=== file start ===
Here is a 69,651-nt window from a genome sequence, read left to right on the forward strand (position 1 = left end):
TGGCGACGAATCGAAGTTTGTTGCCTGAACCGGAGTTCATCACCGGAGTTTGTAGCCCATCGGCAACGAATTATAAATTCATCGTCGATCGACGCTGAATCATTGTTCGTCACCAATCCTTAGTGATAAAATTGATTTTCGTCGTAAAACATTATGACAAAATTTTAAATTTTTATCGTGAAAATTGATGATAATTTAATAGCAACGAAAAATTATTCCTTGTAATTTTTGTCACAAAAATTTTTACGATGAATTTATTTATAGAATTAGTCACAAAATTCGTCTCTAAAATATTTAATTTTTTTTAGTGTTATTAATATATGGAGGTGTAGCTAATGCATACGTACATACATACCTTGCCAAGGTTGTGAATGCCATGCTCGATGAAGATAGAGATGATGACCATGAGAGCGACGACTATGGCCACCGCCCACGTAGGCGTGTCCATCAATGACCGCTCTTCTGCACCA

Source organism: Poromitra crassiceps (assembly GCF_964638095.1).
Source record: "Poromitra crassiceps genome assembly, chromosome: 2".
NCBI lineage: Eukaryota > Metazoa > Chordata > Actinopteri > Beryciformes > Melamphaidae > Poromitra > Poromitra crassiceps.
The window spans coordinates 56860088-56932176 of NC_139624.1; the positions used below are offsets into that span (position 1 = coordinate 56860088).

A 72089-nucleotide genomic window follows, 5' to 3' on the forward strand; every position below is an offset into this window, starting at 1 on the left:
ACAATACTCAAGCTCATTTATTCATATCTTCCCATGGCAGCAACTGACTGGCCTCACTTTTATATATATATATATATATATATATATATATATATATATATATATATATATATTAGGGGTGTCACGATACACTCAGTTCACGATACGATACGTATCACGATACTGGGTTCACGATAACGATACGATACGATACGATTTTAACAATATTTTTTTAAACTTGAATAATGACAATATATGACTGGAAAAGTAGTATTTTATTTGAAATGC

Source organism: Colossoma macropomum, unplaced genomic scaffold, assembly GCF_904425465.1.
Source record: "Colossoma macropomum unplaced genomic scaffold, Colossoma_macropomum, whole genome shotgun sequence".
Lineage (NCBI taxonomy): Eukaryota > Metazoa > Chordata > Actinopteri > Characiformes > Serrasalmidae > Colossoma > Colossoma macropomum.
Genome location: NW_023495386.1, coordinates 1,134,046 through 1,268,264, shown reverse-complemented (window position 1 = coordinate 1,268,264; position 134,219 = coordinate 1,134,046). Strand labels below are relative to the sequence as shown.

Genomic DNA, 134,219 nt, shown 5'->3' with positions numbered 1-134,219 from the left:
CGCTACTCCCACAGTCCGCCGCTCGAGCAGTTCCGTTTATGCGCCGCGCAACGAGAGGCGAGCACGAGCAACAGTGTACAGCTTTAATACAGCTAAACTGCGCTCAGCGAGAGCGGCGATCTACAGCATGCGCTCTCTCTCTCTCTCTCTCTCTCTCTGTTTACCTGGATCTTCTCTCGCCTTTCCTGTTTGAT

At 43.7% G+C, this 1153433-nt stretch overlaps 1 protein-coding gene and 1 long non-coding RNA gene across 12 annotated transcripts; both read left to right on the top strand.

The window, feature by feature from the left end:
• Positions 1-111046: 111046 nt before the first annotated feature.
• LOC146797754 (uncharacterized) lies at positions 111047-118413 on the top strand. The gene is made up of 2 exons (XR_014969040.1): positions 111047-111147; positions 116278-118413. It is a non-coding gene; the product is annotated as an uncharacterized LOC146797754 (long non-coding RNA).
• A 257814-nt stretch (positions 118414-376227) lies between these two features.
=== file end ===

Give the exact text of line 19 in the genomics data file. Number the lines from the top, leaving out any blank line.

• A 257814-nt stretch (positions 118414-376227) lies between these two features.